Australasian Science: Australia's authority on science since 1938

Life by numbers: Systems biology and its approach to researching disease

By Dyani Lewis

Biologist Dr Michael Inouye describes the emerging field of systems biology – how it integrates large amounts of diverse data to take an encompassing approach to the study of life processes, and how it can be applied to the study of disease.

The full text of this article can be purchased from Informit.

DYANI LEWIS
I'm Dyani Lewis. Thanks for joining us. Science is very often about chipping away at a problem one component at a time. By piecing together fragments of knowledge on how each component of a system operates in isolation, an understanding of how the entire system works can emerge. But systems biology - an emerging field of research in the life sciences - takes a different approach. It draws together and integrates large amounts of disparate data to take an encompassing approach to the study of life and its myriad processes. Instead of looking at one protein or unpicking a single biochemical pathway, systems biology embraces the complexity of an entire system to find patterns and networks in the data collected and, from these patterns, seeks to explain biological behaviour and function.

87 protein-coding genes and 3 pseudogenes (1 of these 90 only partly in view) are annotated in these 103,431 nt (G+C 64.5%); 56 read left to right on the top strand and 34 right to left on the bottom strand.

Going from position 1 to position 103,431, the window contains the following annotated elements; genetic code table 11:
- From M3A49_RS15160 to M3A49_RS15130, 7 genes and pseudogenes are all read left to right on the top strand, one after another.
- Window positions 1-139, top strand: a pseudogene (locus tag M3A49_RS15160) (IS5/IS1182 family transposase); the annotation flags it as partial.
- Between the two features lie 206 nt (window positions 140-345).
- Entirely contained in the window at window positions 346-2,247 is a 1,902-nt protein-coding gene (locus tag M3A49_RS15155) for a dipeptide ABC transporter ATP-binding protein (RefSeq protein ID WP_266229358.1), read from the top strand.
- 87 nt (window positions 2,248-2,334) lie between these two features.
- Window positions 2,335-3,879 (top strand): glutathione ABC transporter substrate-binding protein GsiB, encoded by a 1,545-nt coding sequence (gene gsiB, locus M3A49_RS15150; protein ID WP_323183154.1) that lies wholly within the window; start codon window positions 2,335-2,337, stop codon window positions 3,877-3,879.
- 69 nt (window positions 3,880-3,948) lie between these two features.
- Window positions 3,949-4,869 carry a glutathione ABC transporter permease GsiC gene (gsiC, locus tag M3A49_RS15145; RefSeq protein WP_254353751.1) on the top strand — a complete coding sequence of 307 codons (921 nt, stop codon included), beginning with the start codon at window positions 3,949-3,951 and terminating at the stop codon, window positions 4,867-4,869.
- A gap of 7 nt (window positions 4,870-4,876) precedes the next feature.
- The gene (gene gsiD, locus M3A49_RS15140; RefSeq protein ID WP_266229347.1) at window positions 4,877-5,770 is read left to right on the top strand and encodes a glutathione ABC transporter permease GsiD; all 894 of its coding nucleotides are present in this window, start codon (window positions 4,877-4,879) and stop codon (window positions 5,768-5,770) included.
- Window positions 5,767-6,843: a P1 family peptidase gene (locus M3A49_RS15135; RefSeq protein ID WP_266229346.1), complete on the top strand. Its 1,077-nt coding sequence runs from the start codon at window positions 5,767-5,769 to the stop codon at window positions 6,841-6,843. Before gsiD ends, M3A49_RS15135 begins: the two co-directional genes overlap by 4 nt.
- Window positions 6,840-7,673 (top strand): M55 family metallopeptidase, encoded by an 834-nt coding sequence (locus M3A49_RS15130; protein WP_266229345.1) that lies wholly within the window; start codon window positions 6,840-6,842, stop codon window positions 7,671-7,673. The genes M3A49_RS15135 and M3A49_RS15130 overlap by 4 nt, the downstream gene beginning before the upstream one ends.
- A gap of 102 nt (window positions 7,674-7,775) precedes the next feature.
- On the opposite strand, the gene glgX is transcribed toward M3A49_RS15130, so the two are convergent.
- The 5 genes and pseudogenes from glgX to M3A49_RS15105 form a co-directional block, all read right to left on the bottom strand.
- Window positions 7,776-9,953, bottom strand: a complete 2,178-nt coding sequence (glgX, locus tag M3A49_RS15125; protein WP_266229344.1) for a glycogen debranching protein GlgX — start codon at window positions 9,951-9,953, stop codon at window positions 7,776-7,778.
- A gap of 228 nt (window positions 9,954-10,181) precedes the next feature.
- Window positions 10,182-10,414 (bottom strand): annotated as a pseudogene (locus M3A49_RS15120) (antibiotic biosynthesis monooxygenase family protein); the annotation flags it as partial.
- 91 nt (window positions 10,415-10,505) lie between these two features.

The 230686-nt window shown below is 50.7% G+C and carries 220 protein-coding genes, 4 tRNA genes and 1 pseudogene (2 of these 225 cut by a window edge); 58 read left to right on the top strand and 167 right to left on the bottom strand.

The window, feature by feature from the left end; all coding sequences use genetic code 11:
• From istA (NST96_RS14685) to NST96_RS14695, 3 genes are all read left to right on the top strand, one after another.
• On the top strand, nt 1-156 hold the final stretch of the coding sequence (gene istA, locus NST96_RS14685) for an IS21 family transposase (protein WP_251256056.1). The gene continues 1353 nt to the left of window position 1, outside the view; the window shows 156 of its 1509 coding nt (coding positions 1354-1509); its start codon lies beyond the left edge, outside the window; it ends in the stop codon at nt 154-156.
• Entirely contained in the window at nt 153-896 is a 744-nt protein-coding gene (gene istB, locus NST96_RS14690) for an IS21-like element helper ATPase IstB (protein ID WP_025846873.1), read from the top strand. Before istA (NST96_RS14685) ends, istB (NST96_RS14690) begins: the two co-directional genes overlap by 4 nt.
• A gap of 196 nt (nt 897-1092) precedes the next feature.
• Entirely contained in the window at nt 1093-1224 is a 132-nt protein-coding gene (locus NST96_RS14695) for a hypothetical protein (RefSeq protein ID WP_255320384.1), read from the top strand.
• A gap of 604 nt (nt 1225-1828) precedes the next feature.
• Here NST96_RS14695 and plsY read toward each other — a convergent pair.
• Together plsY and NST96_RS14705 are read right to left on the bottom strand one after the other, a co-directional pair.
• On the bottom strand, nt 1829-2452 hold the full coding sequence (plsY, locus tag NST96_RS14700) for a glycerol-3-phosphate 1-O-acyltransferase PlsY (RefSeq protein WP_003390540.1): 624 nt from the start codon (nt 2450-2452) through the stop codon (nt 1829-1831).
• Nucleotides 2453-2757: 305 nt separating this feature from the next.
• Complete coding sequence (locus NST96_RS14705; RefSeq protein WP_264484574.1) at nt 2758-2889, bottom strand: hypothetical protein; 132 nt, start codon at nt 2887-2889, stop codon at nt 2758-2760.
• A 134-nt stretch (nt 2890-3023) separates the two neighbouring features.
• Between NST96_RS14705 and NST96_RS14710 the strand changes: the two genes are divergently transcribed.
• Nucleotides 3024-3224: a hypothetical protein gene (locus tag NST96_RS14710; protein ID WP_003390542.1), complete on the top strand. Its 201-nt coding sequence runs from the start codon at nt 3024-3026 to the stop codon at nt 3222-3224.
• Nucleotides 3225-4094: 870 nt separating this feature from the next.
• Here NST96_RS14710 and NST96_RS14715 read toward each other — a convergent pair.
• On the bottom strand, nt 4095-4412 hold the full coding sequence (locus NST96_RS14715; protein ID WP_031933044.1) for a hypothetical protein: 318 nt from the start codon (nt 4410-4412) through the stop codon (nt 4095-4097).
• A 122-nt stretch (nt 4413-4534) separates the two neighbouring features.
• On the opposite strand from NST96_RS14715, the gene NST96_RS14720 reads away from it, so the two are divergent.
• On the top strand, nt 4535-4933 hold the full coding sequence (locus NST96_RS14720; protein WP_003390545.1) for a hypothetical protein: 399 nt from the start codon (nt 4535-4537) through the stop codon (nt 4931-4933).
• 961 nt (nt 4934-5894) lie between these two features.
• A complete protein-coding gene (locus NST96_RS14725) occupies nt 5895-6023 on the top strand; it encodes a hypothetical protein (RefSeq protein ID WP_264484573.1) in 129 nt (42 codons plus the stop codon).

Today I'm joined in the Up Close studio by a systems biologist to talk about his field and how he goes about researching complex biological processes such as disease. Dr Michael Inouye is a senior research fellow and head of the Medical Systems Biology Lab within the Departments of Pathology, and Microbiology and Immunology at the University of Melbourne. Mike is also an honorary senior research...

The full text of this article can be purchased from Informit.